Hungarian pensioners living below the minimum subsistence level
According to Pénzcentrum.hu, the number of elderlies receiving retirement pension in Hungary was close to 2 million in January 2018. All together, there are more than 600 thousand old people who receive less than 100,000 HUF (~EUR 300), several thousands of whom receive less than 25,000 HUF (~EUR 76). How is it even possible to get along from so little money?
A quarter of seniors are paid a monthly amount between 50,000 and 100,000 HUF ~EUR 150-300) but it is hard to define which end they are closer to exactly. Most of the elderlies in this category are living in Budapest, followed by those in Pest county and Bács-Kiskun county. 7705 pensioners receive their pensions abroad.
As two – apparently underprivileged – pensioners stated, it is almost impossible to get along with a pension under 100,000 HUF (~EUR 300). Although they have contributed to the well-being of Hungarian society with their work for more than 40 years, in turn, the Hungarian government does not seem to care much for them. Opposition parties from both the left and right have challenged Fidesz governing party’s retirement policies, but nothing changed in the system.
It is also unfortunate that, as employers are looking for young, energetic workforce, those elderlies who are looking for work as pension supplement are not hired due to their high age.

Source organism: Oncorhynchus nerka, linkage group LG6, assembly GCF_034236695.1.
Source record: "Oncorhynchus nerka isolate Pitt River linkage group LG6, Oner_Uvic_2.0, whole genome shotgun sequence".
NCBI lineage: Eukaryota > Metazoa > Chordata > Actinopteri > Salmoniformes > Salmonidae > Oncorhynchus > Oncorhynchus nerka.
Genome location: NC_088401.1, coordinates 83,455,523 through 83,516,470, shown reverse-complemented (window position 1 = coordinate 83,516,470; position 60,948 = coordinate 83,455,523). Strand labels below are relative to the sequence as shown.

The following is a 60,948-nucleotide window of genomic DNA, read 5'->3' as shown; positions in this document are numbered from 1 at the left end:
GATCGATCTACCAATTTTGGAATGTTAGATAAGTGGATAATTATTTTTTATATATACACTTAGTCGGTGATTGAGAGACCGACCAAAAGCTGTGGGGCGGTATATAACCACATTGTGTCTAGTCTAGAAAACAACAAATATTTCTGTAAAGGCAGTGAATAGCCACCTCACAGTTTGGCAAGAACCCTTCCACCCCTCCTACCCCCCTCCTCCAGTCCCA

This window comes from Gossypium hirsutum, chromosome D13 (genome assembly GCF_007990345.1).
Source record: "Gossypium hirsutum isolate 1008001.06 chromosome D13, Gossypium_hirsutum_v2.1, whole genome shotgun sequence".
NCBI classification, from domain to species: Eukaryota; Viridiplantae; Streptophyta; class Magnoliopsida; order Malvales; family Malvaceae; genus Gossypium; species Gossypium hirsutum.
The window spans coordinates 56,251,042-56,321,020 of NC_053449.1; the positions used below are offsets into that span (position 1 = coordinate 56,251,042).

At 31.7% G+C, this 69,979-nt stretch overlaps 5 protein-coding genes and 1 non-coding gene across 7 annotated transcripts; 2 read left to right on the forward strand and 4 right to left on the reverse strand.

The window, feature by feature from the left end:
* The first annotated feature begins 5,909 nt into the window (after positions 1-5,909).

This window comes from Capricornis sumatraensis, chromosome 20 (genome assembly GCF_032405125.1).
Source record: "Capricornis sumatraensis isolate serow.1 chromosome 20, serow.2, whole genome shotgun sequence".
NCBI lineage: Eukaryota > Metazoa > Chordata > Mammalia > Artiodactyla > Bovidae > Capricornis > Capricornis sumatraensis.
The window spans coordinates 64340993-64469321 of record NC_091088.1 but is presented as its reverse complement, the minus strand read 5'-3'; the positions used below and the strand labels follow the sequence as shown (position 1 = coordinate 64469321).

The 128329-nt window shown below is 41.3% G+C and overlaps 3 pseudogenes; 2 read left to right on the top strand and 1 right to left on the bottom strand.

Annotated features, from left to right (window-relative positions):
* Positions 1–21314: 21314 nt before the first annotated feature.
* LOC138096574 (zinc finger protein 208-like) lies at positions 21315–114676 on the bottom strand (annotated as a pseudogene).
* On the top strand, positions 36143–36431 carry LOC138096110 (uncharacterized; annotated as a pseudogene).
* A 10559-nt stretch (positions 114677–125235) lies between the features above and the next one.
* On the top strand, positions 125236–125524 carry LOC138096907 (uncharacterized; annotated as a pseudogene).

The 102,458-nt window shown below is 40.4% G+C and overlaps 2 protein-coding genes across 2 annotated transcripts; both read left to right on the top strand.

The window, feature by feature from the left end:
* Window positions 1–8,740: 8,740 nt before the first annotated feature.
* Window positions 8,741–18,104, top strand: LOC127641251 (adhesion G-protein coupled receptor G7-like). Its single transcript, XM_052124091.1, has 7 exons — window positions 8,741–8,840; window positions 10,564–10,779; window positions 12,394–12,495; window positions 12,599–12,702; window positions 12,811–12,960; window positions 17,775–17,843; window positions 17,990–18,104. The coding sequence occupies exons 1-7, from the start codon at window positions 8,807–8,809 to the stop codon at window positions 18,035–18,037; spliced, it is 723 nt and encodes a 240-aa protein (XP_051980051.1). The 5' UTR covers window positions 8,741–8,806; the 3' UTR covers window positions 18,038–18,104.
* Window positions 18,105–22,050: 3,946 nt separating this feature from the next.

However, there are others who have it even worse than those who are supported by their families and children. Today in Hungary 69 people receive the legally minimal amount of pension, 28,500 HUF (~EUR 85), though the government claims that even the minimum amount is complemented with additional funds.
Nevertheless: there is even lower than the minimum: 1494 elderlies have in between 25,000-19,990 HUF to economize with, 3267 people have to live off from less than 25,000 HUF (~EUR 75) – including supplements.
How is it possible that the disbursement is even lower for some, while they are paying the same checks?
There are several reasons why someone would fail to reach the – although insufficient – minimum amount the government grants in the pension system. Firstly, in case of a duty period spent abroad in EU countries or those countries Hungary has social contracts with, the pension has to be calculated based on the service hours spent in Hungary and abroad with only minimal attention to the regulations. Secondly, when the years spent in office reach 15 years but not 20 years, the minimum pension amount cannot be allocated. Thirdly, if the service hours reach 20 years, but the income has been so low that the retirement fund – based on the regular average income – does not compass the minimum pension.
As it can be clearly seen from these examples, it is the poorest who are excluded from the right to even the ridiculous amount of minimum pension.
According to Dorottya Szikra, associate at the Social Sciences Department of the Hungarian Academy of Sciences, a lot of workers currently spending their duty hours are exposed to dangers when it comes to retirement. The case of those who do not reach 20 years in their service periods is especially worrying; it is starting to become a not-so-uncommon example due to new forms of work, and employers’ lack of legal declaration of their employees.
As we have written about it, the Global Retirement Index 2017 has also stated that there are huge problems in the Hungarian model and accelerated improvements were needed – however, it is questionable whether retired people will get them.